The gist: After months of silence, the Lafayette Public Innovation Alliance finally held its first public meeting. The alliance will function as a trust for investing in innovation projects in Lafayette Parish and could serve as a vehicle for the mayor-president’s cryptocurrency and blockchain aspirations.
ICYMI: Earlier this year Mayor-President Robideaux proposed that LCG create a new public trust focused on developing Lafayette’s digital economy. The idea is to build a chest of cash that can help finance projects in the tech space and attract entrepreneurs to the area. It was approved by the City-Parish Council in July, but the first meeting wasn’t held until today.
LPIA elected its officers. Joel Robideaux (who appointed himself to the board) was elected chairman, Louisiana Economic Development VP Mandi Mitchell vice chairman, and UL professor Ramesh Kolluru secretary/treasurer. The other trustee in attendance was Bruce Greenstein, an LHC Group executive and former U.S. Department of Health and Hospitals CTO. The fifth and final trustee, Waitr CEO Chris Meaux, was unable to attend.
Robideaux floated exploring contracts with other entities to help manage the LPIA until the trust is able to afford to hire its own dedicated staff. (It’s got $100 of Robideaux’s own cash for seed money.) One potential partner here is UL. Kolluru indicated UL is open to such an arrangement, possibly paving the way for a cooperative endeavor agreement with the university.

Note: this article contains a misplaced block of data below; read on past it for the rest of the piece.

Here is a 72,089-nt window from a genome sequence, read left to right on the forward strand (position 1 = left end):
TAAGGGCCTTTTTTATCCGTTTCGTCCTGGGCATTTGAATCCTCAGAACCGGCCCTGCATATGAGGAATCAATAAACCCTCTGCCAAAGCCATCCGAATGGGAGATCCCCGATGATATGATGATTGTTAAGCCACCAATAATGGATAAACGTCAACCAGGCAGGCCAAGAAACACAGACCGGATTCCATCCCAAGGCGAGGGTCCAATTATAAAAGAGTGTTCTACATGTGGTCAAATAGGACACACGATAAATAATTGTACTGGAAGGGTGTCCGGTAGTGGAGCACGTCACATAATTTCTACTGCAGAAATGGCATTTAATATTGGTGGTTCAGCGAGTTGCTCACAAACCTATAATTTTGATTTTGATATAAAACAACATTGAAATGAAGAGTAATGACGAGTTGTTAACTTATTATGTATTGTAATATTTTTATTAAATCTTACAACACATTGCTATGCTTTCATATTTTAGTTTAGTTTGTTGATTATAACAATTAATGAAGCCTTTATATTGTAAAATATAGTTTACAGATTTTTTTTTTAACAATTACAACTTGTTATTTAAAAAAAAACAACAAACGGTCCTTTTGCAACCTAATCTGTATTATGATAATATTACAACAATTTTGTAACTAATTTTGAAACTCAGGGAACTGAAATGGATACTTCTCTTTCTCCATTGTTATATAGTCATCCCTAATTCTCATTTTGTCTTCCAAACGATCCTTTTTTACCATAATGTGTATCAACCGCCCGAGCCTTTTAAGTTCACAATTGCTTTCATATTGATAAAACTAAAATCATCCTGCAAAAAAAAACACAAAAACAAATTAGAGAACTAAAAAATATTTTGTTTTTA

Crypteaux figures in as a possible financial fuel for the trust. Robideaux recruited his campaign consultant Hilary “Joe” Castille, known for his role in City Marshal Brian Pope’s infamous press conference, and UL’s Matt Delcambre to discuss the use of cryptocurrencies issued by public entities. Castille is the architect of the “crypteaux” concept Robideaux announced earlier this year and runs with attorney Clay Burgess a company called CryptoResearch LLC, which has no formal relationship with LCG.
Castille believes private equity and VC investors are looking for safe ways to invest in cryptocurrencies and other blockchain technologies, given the crypto market’s recent trouble with scofflaws and emerging SEC scrutiny. Greenstein challenged Castille’s notion that many investors are looking to make “patient,” long-term investments like that represented in the innovation trust.
What to watch for: Where the LPIA goes from here and whether Robideaux’s crypto play has any legs. Coming out the gate, the group will look at traditional funding sources like economic development grants and think through issuing a municipal cryptocurrency. The trust will likely meet again in March.